|Signatories Grand Vizier Said Halim Pasha and German Ambassador Baron Hans von Wangenheim|
A secret treaty was concluded between the Ottoman Empire and the German Empire on August 2, 1914. The Ottomans were to enter the war on the side of the Central Powers one day after the German Empire declared war on Russia. The alliance was ratified on 2 August by many high-ranking Ottoman officials, including Grand Vizier Said Halim Pasha, the Minister of War Enver Pasha, the Interior Minister Talat Pasha, and Head of Parliament Halil Bey. Austria-Hungary adhered to the Ottoman-German treaty on 5 August. However, Turkey did not go to war when Germany went to war against Russia.
It seems not all members of the Ottoman government accepted the alliance. There was no signature from the Sultan Mehmed V, who was nominally in charge of the army but had little power. The third member of the cabinet of the Three Pashas, Cemal Pasha, also did not sign the treaty as he had tried to form an alliance with France.
Berlin grew annoyed as the Ottomans stalled but offered two ships and a large loan. On the 29 October 1914, the Ottomans entered the war after their fleet had bombarded Russian ports on orders from Enver Pasha.
On 22 January 1915, a more general alliance was signed between the Ottoman Empire and Germany that was to last into 1920. On 28 September 1916, a treaty against separate peace was signed. In 17 October 1917, the 1915 treaty was amended to enhance military cooperation between the empires. On March 21 1916, Austria-Hungary had joined the Ottoman-German pact.
Russia declared war on Turkey on 3 November 1914, and on 5 November 1914, Great Britain and France also declared against Turkey.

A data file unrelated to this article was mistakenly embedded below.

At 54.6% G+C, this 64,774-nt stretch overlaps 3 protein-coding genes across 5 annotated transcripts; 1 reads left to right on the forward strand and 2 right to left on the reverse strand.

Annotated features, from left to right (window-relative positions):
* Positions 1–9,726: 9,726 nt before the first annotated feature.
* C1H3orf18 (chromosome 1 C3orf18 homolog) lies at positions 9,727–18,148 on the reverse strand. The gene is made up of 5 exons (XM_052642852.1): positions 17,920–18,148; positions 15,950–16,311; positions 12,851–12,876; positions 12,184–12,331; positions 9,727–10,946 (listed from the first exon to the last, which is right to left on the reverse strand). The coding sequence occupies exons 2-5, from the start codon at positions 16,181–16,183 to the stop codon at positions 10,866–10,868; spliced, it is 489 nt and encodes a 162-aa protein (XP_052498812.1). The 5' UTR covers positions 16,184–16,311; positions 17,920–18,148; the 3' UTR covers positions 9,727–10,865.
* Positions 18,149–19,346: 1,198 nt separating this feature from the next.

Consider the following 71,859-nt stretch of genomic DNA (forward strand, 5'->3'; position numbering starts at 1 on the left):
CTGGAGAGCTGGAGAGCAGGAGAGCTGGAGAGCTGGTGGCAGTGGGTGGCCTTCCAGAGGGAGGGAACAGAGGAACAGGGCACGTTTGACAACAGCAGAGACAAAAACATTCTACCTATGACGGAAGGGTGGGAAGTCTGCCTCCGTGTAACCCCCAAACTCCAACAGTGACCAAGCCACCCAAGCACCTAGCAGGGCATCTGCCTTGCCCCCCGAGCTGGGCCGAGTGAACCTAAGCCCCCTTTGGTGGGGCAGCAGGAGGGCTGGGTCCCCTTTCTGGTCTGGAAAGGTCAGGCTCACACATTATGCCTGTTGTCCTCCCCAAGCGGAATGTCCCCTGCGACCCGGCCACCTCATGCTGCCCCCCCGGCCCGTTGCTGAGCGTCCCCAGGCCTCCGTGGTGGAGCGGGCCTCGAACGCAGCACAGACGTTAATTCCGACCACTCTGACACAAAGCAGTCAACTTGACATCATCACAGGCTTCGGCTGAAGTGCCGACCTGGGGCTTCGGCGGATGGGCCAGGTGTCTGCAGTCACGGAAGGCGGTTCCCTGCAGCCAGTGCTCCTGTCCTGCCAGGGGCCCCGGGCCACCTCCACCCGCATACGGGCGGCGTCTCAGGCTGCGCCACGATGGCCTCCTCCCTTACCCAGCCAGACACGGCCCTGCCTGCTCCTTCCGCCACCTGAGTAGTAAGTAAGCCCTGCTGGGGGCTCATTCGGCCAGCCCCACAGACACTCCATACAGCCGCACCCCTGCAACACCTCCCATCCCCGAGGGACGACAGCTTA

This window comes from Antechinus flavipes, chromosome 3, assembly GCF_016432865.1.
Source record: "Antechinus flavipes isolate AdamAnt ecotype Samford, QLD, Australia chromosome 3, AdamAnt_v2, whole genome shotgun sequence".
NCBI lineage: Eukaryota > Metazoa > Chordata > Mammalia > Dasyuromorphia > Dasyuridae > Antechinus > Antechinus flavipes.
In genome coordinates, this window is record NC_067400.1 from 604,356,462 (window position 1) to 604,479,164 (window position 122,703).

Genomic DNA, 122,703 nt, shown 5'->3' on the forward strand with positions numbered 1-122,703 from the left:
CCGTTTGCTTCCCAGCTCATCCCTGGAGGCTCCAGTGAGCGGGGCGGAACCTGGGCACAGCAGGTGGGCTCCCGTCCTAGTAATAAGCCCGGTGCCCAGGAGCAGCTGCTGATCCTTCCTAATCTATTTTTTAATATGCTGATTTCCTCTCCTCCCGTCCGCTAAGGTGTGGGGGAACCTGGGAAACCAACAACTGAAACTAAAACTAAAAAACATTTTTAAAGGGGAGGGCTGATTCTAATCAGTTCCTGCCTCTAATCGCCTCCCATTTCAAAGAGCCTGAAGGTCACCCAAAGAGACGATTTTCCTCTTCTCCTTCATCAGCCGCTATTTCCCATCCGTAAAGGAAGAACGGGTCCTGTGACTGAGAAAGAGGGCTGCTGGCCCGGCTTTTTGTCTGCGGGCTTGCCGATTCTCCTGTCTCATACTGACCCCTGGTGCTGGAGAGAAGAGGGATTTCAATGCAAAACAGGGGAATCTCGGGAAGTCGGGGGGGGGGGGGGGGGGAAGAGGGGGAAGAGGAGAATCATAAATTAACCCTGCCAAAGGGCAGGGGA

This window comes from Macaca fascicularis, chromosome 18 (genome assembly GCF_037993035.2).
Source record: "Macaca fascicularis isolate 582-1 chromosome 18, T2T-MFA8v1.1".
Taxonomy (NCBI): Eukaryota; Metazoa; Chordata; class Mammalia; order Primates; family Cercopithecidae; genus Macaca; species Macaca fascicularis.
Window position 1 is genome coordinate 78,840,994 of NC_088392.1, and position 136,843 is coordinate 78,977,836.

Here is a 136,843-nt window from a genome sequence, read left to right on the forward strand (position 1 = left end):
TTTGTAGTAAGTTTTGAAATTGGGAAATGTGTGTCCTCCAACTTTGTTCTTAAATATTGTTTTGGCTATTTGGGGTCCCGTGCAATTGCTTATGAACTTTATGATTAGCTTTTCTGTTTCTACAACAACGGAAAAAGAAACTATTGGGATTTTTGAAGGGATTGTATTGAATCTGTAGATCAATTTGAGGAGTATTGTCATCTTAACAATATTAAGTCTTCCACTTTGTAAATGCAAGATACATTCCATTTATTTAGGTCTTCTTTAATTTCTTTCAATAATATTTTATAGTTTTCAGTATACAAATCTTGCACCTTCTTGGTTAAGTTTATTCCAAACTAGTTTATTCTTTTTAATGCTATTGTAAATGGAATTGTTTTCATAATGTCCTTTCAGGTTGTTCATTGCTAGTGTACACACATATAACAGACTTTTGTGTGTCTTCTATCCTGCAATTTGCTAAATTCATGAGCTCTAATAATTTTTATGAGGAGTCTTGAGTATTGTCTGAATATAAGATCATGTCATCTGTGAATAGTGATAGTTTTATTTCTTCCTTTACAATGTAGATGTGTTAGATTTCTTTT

|First and Last Pages of the 2 August Document|
Treaty of Constantinople, 2 August 1914
1. The two contracting parties agree to observe strict neutrality in regard to the present conflict between Austria-Hungary and Serbia.
2. In case Russia should intervene with active military measures, and should thus bring about a casus foederis for Germany with relation to Austria-Hungary, this casus foederis would also come into existence for Turkey.
3. In case of war, Germany will leave her military mission at the disposal of Turkey. The latter, for her part, assures the said military mission an effective influence on the general conduct of the army, in accordance with the understanding arrived at directly between His Excellency the Minister of War and His Excellency the Chief of the Military Mission.
4. Germany obligates herself, if necessary by force of arms ... [cipher group lacking] Ottoman territory in case it should be threatened.
5. This agreement which has been concluded for the purpose of protecting both Empires from international complications which may result from the present conflict goes into force as soon as it is signed by the above-mentioned plenipotentiaries, and shall remain valid, together with any similar mutual agreements, until 31 December 1918.
6. In case it shall not be denounced by one of the high contracting parties six months before the expiration of the term named above, this treaty shall remain in force for a further period of five years.
7. This present document shall be ratified by His Majesty the German Emperor, King of Prussia, and by His Majesty the Emperor of the Ottomans, and the ratifications shall be exchanged within a period of one month from the date of its signing.
8. The present treaty shall remain secret and can only be made public as a result of an agreement arrived at between the two high contracting parties. In testimony whereof, etc.
BARON v. WANGENHEIM
(With regard to 3: The Turks wished to use this phraseology in view of the fact that His Majesty the Sultan is the Commander-in-Chief of the Turkish army. General Liman, however, had officially informed me in advance that he had arranged a detailed agreement with the Minister of War Enver which provided the Military Mission with the actual chief command -- as required by your telegram 275....)
Sources: Upcoming Armageddon Blog; WWI Document Archive; Wikipedia